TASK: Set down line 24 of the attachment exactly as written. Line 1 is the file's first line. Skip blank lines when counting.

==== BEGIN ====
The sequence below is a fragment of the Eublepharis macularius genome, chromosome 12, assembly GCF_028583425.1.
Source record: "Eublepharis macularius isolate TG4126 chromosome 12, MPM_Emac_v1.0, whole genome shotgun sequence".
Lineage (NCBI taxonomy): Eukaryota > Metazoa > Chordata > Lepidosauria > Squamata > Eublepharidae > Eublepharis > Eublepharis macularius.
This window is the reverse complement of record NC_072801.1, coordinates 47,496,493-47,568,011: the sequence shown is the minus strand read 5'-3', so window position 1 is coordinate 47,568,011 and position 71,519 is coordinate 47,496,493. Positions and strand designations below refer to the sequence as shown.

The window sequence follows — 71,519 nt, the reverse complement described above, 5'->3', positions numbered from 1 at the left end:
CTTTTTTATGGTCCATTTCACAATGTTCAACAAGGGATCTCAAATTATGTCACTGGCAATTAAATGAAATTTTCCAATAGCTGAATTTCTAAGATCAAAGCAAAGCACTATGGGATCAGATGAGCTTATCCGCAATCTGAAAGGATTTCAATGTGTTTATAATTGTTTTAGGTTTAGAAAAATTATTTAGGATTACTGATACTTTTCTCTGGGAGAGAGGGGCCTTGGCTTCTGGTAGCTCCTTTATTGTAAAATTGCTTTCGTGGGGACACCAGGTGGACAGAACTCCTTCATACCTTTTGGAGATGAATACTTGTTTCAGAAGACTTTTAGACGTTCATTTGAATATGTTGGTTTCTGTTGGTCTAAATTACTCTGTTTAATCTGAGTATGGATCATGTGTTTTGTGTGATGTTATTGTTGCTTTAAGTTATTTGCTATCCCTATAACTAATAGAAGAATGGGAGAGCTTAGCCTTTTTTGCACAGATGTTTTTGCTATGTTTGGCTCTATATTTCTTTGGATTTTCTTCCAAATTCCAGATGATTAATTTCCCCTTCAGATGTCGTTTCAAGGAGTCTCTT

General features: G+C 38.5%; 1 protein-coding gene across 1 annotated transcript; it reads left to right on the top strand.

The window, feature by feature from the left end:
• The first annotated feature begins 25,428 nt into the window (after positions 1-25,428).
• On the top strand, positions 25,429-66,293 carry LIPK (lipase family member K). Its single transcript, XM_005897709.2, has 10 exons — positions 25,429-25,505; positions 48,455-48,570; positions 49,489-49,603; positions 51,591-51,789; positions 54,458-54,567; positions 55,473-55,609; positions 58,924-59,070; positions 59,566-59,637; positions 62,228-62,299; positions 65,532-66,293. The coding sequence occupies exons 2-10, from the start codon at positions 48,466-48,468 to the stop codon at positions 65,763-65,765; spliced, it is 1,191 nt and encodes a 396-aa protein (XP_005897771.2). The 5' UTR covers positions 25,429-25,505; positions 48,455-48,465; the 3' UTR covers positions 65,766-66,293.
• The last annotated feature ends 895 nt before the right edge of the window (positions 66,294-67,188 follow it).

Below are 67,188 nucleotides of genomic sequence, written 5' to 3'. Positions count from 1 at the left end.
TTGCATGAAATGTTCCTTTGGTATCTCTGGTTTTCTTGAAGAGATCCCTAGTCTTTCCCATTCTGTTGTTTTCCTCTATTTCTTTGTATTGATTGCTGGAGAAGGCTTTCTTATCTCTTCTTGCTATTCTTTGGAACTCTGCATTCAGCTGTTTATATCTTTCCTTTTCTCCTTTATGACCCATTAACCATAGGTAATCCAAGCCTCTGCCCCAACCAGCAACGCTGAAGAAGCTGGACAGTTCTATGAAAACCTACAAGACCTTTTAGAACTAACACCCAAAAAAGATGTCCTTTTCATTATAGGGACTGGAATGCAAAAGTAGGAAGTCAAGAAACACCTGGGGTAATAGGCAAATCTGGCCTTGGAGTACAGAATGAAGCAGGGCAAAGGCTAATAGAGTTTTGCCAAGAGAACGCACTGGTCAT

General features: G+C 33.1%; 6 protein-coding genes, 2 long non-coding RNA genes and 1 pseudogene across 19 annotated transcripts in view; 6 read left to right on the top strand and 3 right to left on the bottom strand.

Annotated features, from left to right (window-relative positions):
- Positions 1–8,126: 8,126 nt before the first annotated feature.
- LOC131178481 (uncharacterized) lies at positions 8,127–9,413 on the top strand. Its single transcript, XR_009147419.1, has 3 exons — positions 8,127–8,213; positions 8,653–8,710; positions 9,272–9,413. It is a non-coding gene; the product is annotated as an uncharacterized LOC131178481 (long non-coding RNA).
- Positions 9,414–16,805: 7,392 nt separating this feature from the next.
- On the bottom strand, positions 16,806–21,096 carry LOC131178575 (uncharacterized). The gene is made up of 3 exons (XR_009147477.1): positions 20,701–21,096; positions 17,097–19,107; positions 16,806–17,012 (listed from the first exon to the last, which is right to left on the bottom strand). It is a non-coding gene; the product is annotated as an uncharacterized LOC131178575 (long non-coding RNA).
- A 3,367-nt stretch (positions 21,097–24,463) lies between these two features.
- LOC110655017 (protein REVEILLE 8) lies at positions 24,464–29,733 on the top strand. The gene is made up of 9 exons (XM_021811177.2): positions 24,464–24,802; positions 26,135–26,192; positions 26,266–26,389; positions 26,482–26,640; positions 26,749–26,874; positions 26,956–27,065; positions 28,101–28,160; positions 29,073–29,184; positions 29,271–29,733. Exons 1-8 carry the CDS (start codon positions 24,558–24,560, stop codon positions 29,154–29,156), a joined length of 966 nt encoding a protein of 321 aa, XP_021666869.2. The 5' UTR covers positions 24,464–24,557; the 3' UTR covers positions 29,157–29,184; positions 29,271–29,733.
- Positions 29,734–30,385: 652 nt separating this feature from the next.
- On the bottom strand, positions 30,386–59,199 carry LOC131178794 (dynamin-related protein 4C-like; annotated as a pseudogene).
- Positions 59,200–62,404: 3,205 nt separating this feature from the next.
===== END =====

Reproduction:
- Positions 59,200–62,404: 3,205 nt separating this feature from the next.